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Never done a burn out (tire$) but have pulled a heavy trailer (8k+)up a very steep loose graveled dirt hill. The witnesses said they saw the wheels spin and then-stop-start-stop for half way up the 300ft hill until I got some momentum going. I was not at full throttle, but well over half way and I was in 4wd lo range. ABLS seemed like it was kicking in because the previous year a 3/4t Dodge CTD 4wd could not get the same trailer up the same hill (dryer conditions too) without a 2wd truck helping it with a tow strap. We had that same Dodge on hand to help the Armada if needed, needless to say the Dodge owner was impressed.
 

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Now *that* is what I am talking about! AWESOME!!! Make that Armada earn its fuel/dinner baby! LOL

ST :3d_004:

Cillyone said:
Never done a burn out (tire$) but have pulled a heavy trailer (8k+)up a very steep loose graveled dirt hill. The witnesses said they saw the wheels spin and then-stop-start-stop for half way up the 300ft hill until I got some momentum going. I was not at full throttle, but well over half way and I was in 4wd lo range. ABLS seemed like it was kicking in because the previous year a 3/4t Dodge CTD 4wd could not get the same trailer up the same hill (dryer conditions too) without a 2wd truck helping it with a tow strap. We had that same Dodge on hand to help the Armada if needed, needless to say the Dodge owner was impressed.
 

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Cillyone said:
Never done a burn out (tire$) but have pulled a heavy trailer (8k+)up a very steep loose graveled dirt hill. The witnesses said they saw the wheels spin and then-stop-start-stop for half way up the 300ft hill until I got some momentum going. I was not at full throttle, but well over half way and I was in 4wd lo range. ABLS seemed like it was kicking in because the previous year a 3/4t Dodge CTD 4wd could not get the same trailer up the same hill (dryer conditions too) without a 2wd truck helping it with a tow strap. We had that same Dodge on hand to help the Armada if needed, needless to say the Dodge owner was impressed.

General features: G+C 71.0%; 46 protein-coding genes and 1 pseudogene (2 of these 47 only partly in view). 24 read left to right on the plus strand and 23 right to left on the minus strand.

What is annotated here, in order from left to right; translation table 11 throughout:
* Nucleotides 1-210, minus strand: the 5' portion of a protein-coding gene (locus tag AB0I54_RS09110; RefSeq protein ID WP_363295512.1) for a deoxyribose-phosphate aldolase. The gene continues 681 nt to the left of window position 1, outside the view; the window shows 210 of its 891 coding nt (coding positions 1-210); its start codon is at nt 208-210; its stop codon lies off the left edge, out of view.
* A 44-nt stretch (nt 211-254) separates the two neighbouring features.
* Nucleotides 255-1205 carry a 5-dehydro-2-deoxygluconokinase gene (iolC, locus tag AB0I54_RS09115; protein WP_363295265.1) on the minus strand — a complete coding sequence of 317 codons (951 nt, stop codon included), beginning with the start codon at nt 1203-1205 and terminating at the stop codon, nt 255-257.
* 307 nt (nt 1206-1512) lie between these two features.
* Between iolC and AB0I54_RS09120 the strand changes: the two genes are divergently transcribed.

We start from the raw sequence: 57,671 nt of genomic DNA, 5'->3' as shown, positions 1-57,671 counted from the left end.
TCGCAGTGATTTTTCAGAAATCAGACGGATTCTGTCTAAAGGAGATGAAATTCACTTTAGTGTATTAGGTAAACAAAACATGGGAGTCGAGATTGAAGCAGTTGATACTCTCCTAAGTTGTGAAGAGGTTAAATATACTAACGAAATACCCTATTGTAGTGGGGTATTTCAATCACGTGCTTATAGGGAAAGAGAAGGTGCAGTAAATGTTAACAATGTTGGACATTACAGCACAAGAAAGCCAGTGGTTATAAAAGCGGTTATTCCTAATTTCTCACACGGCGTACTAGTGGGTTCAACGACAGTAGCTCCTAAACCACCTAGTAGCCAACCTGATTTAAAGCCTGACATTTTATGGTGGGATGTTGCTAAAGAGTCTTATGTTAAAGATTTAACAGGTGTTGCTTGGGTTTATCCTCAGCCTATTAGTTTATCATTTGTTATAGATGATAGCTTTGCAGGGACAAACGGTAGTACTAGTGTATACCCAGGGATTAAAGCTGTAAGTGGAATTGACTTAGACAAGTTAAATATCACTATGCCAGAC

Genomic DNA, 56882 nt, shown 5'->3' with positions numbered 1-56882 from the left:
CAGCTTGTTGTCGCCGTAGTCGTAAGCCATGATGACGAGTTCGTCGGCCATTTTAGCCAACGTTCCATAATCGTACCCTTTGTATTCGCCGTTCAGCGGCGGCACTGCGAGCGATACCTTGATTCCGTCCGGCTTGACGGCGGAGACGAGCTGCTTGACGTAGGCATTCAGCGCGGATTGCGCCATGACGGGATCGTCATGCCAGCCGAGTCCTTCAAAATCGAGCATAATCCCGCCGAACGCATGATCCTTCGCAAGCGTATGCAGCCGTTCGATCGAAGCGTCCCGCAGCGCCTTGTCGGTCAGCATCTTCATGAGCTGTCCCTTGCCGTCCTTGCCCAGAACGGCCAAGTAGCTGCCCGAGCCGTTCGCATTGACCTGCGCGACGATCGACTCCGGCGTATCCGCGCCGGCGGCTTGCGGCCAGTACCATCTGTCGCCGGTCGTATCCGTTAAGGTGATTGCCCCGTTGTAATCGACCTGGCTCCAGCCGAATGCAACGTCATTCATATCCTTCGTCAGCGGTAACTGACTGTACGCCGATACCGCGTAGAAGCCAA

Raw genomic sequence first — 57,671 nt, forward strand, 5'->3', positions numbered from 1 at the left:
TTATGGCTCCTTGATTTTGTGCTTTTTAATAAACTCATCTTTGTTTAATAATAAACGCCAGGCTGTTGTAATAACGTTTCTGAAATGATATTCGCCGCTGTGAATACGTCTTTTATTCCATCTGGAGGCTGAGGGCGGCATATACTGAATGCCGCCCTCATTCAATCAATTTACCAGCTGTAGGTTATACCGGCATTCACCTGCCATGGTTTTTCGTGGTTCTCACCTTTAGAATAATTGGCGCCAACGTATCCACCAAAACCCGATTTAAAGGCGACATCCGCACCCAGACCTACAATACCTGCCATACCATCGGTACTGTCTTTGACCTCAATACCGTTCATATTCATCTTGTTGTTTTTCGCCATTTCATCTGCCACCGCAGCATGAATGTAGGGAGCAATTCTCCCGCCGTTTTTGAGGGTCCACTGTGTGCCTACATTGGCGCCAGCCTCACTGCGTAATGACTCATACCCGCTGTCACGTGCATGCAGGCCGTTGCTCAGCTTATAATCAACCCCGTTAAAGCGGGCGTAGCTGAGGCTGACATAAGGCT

That would have been a sweet video!!
 

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understood Armada's post but SE OFF road lost me

Hey y'all:

Thanks for everyone's expertise and comments. Y'all are a great resource. Armada's explanantion made the most sense but SE Offroad's clarification went above my head. SE can you explain in layman's term. As an anesthesiologist, this mechanical stuff is way over my head. Now if you want to talk pharmacology we can:)

Gasdoc
 

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Great explanation. One question though, if this is true, and in AUTO the front drive shaft, differentials, etc. are always turning then on paved, dry roads if I am running in AUTO:

1. The computer should not be sending any power to the front end
2. I should not take a MPG hit.

Is this right? Do 2WD and AUTO get the same MPG when on dry, well surfaced streets?
 

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tpartridge said:
Great explanation. One question though, if this is true, and in AUTO the front drive shaft, differentials, etc. are always turning then on paved, dry roads if I am running in AUTO:

1. The computer should not be sending any power to the front end
2. I should not take a MPG hit.

Is this right? Do 2WD and AUTO get the same MPG when on dry, well surfaced streets?
No, when you come to a stop (for a light lets say) the car puts it in auto and as you start moving it'll put it in RWD and it'll put it in 4wd when the computer senses slip.
 

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I don't know about you guys, but I can feel the difference between 2WD and Auto mode, there is more roll resistance and the sense of not quite, but almost binding feel.
 

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Auto/4WD

tpartridge said:
Great explanation. One question though, if this is true, and in AUTO the front drive shaft, differentials, etc. are always turning then on paved, dry roads if I am running in AUTO:

1. The computer should not be sending any power to the front end
2. I should not take a MPG hit.

Is this right? Do 2WD and AUTO get the same MPG when on dry, well surfaced streets?
I'm not sure, the question on MPG is up for debate. I would say the difference would be negligible. I would not run auto on dry pavement either way but you can if you would like too with no harm to the driveline. The transfer case is engaged but uses clutches (similar to an LSD) while in Auto. Once in 4H or 4L the clutch is locked like any part-time system transfer case. Since the transfer case is still engaged in Auto I’m inclined to say the MPG would drop in Auto as well.

If you guys noticed there is a filter on our transfer case. This filter is used to catch material from the clutch pack which auto mode creates. My on-line shop manual covers changing this, it is very easy but should be torqued to prevent deforming the seal. I would be happy to share the detail on the transfer case to anyone interested. I use Auto in heavy rain and would also use it on partial snow covered roads. In mud or washed out fires roads or snow covered roads I would use 4H. I limit its use to when really needed to prevent unnecessary wear on the transfer case.

Armoody, you are right. You can “feel” the difference between Auto and 4H. This is because in Auto the transfer case is engaged but not locked. It only locks when wheel slip is detected.